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Farming for New Business

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  • | 6:24 a.m. June 1, 2012
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While economic development groups wring their hands over how to boost job creation on the Gulf Coast, informal groups of entrepreneurs are already incubating companies that will drive the new wave of growth.

“We're not sitting around waiting for the government,” says Yuliya Goldenberg, a New York City advertising executive who relocated to Naples to be closer to her family.

Goldenberg and several business partners launched Idea Farm South in Bonita Springs (, a loose-knit group of entrepreneurs who want to create a cooperative business environment for startups.

Partners include Rich Galvano, CEO of Galvano Development and the Innovation Hub at Florida Gulf Coast University; Brian Vail, the former vice president of logistics for Source Interlink and now CEO of VailCo.; and Farouk Al-Shorafa, an executive with computer services giant CA Technologies who lives part-time in Naples for lifestyle reasons.

Similar ventures are appearing up and down the Gulf Coast, sometimes called “co-working space” or incubators, which promise open office space and interaction among lone startups in exchange for little or no rent. Corporate downsizing and stress are two factors driving that trend.

“We don't have a roadmap,” says Vail. “We want it to evolve.”

This is the antithesis of most economic development organizations in the region, which have formal programs, paid staffs and rely on government subsidies for support. “We're not taking any salaries,” says Vail.

Startup entrepreneurs can pop into the offices of Idea Farm South in Bonita Springs and start working in the open conference room and kitchen, which serves coffee and offers free Wi-Fi Internet. “Right now, we're doing it for free,” says Vail. “We need them to come.”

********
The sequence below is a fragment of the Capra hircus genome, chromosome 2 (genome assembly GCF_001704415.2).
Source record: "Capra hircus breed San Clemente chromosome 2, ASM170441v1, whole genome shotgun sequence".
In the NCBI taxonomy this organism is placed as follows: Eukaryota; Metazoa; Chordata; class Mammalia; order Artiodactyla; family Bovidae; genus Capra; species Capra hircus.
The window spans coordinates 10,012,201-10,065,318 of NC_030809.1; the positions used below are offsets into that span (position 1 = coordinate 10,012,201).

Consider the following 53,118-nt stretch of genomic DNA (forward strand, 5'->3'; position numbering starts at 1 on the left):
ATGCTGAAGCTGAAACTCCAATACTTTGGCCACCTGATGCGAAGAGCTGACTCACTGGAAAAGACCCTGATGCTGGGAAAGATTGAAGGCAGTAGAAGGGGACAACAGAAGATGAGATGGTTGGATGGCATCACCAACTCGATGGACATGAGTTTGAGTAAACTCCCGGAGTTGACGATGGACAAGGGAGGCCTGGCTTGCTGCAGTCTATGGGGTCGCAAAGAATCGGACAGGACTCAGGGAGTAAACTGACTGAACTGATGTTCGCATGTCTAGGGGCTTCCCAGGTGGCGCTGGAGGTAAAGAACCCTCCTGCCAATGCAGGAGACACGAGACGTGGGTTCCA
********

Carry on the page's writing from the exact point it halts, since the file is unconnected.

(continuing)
This informal economic gardening could grow into something more structured, depending on what entrepreneurs need. “We think there's an opportunity her to get this area excited about underground technology,” Vail says.

For example, Idea Farm plans to lease space at the Innovation Hub, a research park Galvano is developing. The first building is scheduled to be completed next year.

In addition, Idea Farm plans to establish a funding and mentoring program to help startups. For example, mentor investors might be willing to invest $15,000 to $30,000 in a new venture and help it grow. The Naples and Fort Myers areas are full of retired entrepreneurs who have this kind of “roll-of-the-dice” money and are looking for entrepreneurial opportunities, Vail and Goldenberg say.

Also, there are plans for “demo days.” These are popular gatherings in tech capitals such as Palo Alto, Calif., where entrepreneurs and investors congregate to strike deals.

While there are a few technology companies in Southwest Florida, Vail and Goldenberg are hoping to cultivate more. “People leave the area after they reach a certain point,” Vail says.

But many technology companies are reluctant to join any networking groups for their industry. That's because good technology workers are hard to find, and they jealously guard their employees, worried they might get hired away.

So Vail and Goldenberg are targeting lone technology entrepreneurs, many who work from their homes. “A lot of them are used to working in social environments,” Goldenberg says.


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